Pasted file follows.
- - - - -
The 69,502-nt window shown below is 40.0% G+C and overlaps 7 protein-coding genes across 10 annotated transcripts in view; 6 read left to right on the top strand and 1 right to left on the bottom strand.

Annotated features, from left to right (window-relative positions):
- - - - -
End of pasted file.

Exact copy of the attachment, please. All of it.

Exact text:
The 69,502-nt window shown below is 40.0% G+C and overlaps 7 protein-coding genes across 10 annotated transcripts in view; 6 read left to right on the top strand and 1 right to left on the bottom strand.

Annotated features, from left to right (window-relative positions):